Klotz v. Superior Elec. Prods. Corp.

498 F. Supp. 1099 (E.D. Pa. 1980)

 

RULE:

In the context of a tort action, joint and several liability arises only among joint tortfeasors. In the Uniform Contribution Among Joint Tortfeasors Act, 42 Pa. Const. Stat. Ann. § 8321 et seq., joint tortfeasors are defined as two or more persons jointly or severally liable in tort for the same injury to persons or property. 42 Pa. Cons. Stat. Ann. § 8322. In order for two persons to be joint tortfeasors, they must have committed a joint tort. Where the acts of the original wrongdoer and the alleged joint tortfeasor are severable as to time, neither having the opportunity to guard against the other's acts, and each breaching a different duty owed to the injured plaintiff, the persons are not joint tortfeasors.

FACTS:

The college argued that the court lacked subject matter jurisdiction over the third-party complaint because under applicable law, it could not be liable for any portion of the claim against the manufacturer. The consumer's complaint alleged that on July 9, 1977, she cooked sausage according to the manufacturer's directions, and that because of a defect, the appliance did not properly cook the sausage, causing her to contract trichinosis. On the other hand, the third party complaint alleged that the trichinosis resulted from the consumer’s ingestion of a pork product served in the cafeteria of the college. The college sought a determination of its defenses to the third-party complaint pursuant to Fed. R. Civ. P. 12(d).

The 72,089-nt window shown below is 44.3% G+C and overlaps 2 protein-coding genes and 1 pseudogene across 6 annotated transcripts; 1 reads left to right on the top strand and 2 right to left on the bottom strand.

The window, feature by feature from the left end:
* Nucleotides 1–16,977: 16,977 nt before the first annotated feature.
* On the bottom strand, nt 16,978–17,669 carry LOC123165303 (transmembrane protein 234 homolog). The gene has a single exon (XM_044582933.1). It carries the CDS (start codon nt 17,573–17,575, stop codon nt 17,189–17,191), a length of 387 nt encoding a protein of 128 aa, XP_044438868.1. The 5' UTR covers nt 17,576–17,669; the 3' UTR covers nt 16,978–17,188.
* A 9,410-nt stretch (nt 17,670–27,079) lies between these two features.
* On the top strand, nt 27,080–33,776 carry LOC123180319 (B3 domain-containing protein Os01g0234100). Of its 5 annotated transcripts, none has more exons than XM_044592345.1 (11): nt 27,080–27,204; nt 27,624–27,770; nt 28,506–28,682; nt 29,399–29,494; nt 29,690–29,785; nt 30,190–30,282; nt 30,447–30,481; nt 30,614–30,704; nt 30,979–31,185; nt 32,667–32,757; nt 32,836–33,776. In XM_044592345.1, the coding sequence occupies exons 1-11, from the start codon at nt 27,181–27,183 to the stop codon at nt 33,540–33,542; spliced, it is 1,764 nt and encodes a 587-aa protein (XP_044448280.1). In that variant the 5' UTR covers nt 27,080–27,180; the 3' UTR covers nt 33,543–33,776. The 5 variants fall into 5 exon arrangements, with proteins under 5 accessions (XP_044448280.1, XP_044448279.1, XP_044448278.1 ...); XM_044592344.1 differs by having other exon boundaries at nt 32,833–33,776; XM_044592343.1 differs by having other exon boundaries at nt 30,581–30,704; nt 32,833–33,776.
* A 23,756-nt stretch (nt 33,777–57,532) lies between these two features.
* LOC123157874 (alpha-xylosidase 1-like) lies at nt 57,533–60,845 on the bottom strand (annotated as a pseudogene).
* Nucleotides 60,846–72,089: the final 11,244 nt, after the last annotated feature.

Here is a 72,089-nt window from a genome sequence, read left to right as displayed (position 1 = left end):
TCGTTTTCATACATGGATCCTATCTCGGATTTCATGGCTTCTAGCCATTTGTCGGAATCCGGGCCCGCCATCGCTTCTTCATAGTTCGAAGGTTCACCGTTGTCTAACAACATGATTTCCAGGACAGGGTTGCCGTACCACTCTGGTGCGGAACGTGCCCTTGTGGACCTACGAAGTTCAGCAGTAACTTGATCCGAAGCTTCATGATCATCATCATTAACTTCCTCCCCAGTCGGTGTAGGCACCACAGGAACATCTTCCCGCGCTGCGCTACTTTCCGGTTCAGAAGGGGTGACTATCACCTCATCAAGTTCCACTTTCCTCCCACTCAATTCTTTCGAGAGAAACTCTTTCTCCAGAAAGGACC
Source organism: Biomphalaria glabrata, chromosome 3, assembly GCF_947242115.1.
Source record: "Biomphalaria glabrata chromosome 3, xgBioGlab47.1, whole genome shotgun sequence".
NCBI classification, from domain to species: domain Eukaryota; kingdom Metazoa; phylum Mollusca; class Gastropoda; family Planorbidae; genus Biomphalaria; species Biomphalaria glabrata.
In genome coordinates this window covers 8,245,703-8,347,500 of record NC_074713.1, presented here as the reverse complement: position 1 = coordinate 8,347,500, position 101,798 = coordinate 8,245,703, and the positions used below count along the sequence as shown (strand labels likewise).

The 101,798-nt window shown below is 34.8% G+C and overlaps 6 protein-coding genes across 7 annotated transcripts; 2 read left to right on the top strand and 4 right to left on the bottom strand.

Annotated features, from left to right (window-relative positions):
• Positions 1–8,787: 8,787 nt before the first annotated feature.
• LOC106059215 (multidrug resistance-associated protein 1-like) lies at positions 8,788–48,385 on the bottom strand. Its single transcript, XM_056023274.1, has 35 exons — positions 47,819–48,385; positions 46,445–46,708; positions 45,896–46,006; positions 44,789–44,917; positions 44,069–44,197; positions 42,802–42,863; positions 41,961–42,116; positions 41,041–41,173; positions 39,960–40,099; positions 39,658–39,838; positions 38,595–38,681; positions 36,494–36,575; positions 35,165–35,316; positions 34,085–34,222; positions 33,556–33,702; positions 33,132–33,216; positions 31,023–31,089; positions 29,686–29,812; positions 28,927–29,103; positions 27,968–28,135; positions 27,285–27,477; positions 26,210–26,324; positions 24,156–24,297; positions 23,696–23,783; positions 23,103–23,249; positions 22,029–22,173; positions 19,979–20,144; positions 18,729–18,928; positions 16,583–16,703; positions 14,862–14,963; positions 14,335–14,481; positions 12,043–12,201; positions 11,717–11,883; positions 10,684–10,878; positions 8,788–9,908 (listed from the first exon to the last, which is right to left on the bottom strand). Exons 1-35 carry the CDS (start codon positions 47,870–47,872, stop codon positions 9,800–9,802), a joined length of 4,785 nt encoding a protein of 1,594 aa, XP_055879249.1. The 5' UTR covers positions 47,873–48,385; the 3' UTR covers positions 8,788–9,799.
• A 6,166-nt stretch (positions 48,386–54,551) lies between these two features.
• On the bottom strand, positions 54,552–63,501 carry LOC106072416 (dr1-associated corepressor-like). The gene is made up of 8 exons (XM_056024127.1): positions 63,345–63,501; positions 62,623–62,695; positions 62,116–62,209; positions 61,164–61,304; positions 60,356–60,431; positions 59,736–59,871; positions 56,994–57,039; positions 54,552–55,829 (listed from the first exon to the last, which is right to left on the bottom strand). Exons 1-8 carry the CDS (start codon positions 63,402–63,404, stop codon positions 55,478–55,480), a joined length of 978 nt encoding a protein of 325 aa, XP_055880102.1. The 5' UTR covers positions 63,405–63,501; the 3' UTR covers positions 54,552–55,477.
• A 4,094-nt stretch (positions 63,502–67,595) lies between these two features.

ISSUE:

Does the court have subject matter jurisdiction over the third-party complaint?

ANSWER:

No.

CONCLUSION:

The court agreed that it lacked subject matter jurisdiction because the college could not be jointly and severally liable for all or part of the consumer's products liability claims against the manufacturer. Even assuming arguendo that the manufacturer and the college were joint tortfeasors, the third-party complaint alleged liability based on an event completely separate from the consumer's claim against the manufacturer, vitiating the manufacturer's claim against the college for contribution. As the court agreed that it lacked subject matter jurisdiction over the third-party complaint, it did not reach the college's other arguments.

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